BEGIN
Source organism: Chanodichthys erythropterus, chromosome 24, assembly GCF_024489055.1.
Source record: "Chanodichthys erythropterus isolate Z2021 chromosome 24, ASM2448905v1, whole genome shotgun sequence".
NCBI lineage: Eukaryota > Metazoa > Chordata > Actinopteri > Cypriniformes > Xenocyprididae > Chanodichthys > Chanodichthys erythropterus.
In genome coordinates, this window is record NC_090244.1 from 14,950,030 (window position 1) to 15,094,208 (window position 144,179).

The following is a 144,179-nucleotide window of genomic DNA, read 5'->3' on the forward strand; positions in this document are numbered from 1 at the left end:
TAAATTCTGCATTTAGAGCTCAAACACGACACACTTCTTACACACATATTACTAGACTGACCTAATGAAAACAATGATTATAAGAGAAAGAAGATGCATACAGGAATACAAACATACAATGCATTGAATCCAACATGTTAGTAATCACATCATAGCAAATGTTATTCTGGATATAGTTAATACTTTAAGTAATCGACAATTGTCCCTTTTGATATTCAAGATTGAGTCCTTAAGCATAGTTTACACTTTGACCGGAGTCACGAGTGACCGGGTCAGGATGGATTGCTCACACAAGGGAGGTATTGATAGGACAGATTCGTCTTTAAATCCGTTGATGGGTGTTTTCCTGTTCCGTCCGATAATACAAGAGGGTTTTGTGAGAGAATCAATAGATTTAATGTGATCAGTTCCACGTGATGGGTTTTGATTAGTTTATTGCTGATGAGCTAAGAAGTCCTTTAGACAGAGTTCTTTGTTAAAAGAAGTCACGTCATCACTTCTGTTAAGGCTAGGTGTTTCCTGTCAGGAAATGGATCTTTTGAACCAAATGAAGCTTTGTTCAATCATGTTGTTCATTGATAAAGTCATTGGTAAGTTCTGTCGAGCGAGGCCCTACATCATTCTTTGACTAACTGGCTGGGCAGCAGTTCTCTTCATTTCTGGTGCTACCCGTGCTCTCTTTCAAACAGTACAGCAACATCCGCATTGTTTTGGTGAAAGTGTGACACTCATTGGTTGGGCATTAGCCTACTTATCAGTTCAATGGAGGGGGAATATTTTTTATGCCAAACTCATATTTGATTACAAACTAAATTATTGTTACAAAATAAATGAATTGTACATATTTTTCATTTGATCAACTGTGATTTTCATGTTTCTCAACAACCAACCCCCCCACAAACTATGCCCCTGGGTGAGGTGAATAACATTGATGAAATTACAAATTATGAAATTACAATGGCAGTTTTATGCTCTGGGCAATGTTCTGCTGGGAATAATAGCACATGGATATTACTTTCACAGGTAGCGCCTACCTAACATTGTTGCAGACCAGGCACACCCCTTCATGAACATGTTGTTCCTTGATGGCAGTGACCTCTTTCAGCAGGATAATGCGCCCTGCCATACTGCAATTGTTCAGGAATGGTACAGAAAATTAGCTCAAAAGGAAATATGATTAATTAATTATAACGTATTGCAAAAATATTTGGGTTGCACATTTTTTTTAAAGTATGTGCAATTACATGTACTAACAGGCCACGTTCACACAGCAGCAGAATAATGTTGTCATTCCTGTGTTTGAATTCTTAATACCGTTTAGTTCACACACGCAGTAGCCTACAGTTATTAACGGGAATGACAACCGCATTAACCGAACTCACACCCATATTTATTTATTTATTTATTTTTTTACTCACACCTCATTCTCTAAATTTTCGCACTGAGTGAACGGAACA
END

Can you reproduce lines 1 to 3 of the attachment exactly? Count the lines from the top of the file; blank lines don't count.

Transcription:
Source organism: Chanodichthys erythropterus, chromosome 24, assembly GCF_024489055.1.
Source record: "Chanodichthys erythropterus isolate Z2021 chromosome 24, ASM2448905v1, whole genome shotgun sequence".
NCBI lineage: Eukaryota > Metazoa > Chordata > Actinopteri > Cypriniformes > Xenocyprididae > Chanodichthys > Chanodichthys erythropterus.